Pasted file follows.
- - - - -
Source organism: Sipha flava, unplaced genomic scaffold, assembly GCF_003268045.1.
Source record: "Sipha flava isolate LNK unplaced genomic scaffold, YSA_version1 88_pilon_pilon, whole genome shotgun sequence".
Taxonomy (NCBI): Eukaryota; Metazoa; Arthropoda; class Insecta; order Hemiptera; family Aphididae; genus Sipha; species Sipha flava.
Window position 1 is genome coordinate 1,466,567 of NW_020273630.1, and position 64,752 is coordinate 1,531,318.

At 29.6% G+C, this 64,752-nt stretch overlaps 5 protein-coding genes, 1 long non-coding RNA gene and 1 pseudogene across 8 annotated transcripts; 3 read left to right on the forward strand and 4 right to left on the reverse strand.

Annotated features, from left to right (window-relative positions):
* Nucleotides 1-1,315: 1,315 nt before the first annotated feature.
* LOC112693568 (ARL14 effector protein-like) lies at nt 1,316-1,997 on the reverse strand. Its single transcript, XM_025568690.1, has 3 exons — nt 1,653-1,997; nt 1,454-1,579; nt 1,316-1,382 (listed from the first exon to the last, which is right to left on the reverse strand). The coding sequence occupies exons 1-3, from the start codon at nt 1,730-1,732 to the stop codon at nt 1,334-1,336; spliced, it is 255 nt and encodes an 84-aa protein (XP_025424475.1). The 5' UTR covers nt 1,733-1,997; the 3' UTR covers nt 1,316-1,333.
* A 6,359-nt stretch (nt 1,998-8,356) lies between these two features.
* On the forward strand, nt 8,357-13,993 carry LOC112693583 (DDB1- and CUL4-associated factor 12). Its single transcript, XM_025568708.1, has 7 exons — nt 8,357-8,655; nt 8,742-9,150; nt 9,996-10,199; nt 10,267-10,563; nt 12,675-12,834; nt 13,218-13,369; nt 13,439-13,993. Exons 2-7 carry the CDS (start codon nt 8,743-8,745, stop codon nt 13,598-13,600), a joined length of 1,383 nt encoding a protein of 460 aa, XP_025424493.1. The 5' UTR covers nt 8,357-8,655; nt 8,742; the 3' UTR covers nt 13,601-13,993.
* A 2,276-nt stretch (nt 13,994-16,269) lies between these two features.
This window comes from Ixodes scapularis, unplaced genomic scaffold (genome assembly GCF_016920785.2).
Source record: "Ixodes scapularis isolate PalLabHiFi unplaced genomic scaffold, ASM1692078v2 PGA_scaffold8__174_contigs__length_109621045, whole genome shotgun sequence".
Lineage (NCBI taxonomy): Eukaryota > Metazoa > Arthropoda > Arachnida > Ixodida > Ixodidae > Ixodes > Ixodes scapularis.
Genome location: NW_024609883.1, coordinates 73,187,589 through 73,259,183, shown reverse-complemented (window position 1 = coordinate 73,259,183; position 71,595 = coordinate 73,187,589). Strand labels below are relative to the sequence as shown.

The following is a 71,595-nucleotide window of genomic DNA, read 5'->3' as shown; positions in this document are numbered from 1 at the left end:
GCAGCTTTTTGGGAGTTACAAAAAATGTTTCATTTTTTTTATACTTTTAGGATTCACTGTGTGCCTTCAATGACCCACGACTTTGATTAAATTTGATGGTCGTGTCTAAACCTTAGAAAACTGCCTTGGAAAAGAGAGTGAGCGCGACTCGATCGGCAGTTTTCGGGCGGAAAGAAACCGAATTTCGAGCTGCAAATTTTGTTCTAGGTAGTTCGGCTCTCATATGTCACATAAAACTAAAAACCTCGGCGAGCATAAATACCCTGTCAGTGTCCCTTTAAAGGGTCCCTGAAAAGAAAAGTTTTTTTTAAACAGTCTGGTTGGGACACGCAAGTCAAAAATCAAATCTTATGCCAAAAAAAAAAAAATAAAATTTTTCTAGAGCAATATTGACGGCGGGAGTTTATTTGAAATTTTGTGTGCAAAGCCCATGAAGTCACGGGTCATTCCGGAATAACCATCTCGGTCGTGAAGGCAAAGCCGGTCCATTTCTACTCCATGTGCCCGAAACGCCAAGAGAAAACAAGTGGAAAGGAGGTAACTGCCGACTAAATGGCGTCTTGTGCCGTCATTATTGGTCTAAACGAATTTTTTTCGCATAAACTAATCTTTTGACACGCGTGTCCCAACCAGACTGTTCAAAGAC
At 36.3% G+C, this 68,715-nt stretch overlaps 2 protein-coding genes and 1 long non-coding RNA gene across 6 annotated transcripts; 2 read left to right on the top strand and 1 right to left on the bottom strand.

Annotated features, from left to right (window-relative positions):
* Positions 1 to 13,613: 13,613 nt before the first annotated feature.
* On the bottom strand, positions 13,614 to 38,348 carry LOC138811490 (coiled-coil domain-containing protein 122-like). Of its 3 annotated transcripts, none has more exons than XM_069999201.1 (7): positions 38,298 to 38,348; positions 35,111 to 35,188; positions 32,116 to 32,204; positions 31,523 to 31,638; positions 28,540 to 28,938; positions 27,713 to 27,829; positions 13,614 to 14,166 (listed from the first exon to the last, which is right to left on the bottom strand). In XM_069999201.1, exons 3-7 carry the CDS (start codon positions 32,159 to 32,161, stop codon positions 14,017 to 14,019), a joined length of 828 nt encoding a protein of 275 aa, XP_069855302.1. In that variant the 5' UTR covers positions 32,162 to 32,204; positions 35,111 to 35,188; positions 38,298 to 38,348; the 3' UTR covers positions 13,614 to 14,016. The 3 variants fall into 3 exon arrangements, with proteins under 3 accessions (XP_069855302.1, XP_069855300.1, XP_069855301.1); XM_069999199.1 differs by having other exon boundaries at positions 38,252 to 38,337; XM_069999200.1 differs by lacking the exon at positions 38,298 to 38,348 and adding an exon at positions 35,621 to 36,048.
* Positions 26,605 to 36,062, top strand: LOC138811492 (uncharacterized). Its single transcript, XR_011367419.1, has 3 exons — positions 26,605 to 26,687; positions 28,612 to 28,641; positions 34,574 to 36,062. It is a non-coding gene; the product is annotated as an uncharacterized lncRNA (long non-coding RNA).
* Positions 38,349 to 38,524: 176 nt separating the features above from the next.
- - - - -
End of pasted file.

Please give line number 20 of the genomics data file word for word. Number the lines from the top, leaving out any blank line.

* Positions 1 to 13,613: 13,613 nt before the first annotated feature.